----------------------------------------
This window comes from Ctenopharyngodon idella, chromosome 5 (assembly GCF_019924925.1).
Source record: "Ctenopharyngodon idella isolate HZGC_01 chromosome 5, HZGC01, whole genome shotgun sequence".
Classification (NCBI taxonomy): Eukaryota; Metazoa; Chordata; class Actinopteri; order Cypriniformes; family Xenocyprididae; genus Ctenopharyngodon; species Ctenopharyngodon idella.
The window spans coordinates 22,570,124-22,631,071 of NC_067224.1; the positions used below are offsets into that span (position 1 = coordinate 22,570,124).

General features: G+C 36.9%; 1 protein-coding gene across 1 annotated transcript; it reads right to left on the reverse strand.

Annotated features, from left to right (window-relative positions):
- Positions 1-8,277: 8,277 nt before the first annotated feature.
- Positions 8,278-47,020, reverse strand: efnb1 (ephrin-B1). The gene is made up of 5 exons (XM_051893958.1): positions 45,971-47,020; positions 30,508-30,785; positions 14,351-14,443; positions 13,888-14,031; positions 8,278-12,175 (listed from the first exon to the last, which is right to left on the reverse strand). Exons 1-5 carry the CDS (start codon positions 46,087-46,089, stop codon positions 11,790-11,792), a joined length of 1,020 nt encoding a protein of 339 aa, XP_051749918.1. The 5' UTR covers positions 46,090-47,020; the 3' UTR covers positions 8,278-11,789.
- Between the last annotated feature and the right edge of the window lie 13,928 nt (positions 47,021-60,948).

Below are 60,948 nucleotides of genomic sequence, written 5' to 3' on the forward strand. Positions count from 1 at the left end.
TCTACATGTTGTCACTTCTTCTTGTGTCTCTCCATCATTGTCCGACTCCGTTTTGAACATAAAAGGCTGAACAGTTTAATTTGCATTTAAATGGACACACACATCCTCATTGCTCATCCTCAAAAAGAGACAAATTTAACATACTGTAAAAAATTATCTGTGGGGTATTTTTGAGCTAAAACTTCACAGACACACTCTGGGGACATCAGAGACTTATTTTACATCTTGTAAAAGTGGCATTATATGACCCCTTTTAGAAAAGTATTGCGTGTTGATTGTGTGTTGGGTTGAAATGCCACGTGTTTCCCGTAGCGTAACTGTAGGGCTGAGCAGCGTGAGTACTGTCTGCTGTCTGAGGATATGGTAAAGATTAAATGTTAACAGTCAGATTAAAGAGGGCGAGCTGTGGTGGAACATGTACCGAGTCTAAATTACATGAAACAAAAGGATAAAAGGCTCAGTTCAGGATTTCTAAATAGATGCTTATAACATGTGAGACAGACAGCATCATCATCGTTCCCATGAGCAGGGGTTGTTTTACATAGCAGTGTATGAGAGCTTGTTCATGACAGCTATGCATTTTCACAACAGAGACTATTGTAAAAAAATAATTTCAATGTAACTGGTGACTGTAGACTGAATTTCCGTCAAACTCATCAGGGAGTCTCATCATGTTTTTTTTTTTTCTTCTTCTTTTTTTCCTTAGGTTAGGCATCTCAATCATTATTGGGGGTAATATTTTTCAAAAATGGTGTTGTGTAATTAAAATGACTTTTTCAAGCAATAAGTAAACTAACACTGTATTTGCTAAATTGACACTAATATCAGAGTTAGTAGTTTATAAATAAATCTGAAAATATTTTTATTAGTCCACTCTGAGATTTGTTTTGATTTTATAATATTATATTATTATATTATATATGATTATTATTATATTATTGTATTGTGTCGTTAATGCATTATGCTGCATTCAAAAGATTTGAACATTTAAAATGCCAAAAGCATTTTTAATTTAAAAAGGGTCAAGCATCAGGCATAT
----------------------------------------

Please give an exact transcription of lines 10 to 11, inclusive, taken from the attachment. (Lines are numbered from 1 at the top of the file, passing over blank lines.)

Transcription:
Below are 60,948 nucleotides of genomic sequence, written 5' to 3' on the forward strand. Positions count from 1 at the left end.
TCTACATGTTGTCACTTCTTCTTGTGTCTCTCCATCATTGTCCGACTCCGTTTTGAACATAAAAGGCTGAACAGTTTAATTTGCATTTAAATGGACACACACATCCTCATTGCTCATCCTCAAAAAGAGACAAATTTAACATACTGTAAAAAATTATCTGTGGGGTATTTTTGAGCTAAAACTTCACAGACACACTCTGGGGACATCAGAGACTTATTTTACATCTTGTAAAAGTGGCATTATATGACCCCTTTTAGAAAAGTATTGCGTGTTGATTGTGTGTTGGGTTGAAATGCCACGTGTTTCCCGTAGCGTAACTGTAGGGCTGAGCAGCGTGAGTACTGTCTGCTGTCTGAGGATATGGTAAAGATTAAATGTTAACAGTCAGATTAAAGAGGGCGAGCTGTGGTGGAACATGTACCGAGTCTAAATTACATGAAACAAAAGGATAAAAGGCTCAGTTCAGGATTTCTAAATAGATGCTTATAACATGTGAGACAGACAGCATCATCATCGTTCCCATGAGCAGGGGTTGTTTTACATAGCAGTGTATGAGAGCTTGTTCATGACAGCTATGCATTTTCACAACAGAGACTATTGTAAAAAAATAATTTCAATGTAACTGGTGACTGTAGACTGAATTTCCGTCAAACTCATCAGGGAGTCTCATCATGTTTTTTTTTTTTCTTCTTCTTTTTTTCCTTAGGTTAGGCATCTCAATCATTATTGGGGGTAATATTTTTCAAAAATGGTGTTGTGTAATTAAAATGACTTTTTCAAGCAATAAGTAAACTAACACTGTATTTGCTAAATTGACACTAATATCAGAGTTAGTAGTTTATAAATAAATCTGAAAATATTTTTATTAGTCCACTCTGAGATTTGTTTTGATTTTATAATATTATATTATTATATTATATATGATTATTATTATATTATTGTATTGTGTCGTTAATGCATTATGCTGCATTCAAAAGATTTGAACATTTAAAATGCCAAAAGCATTTTTAATTTAAAAAGGGTCAAGCATCAGGCATAT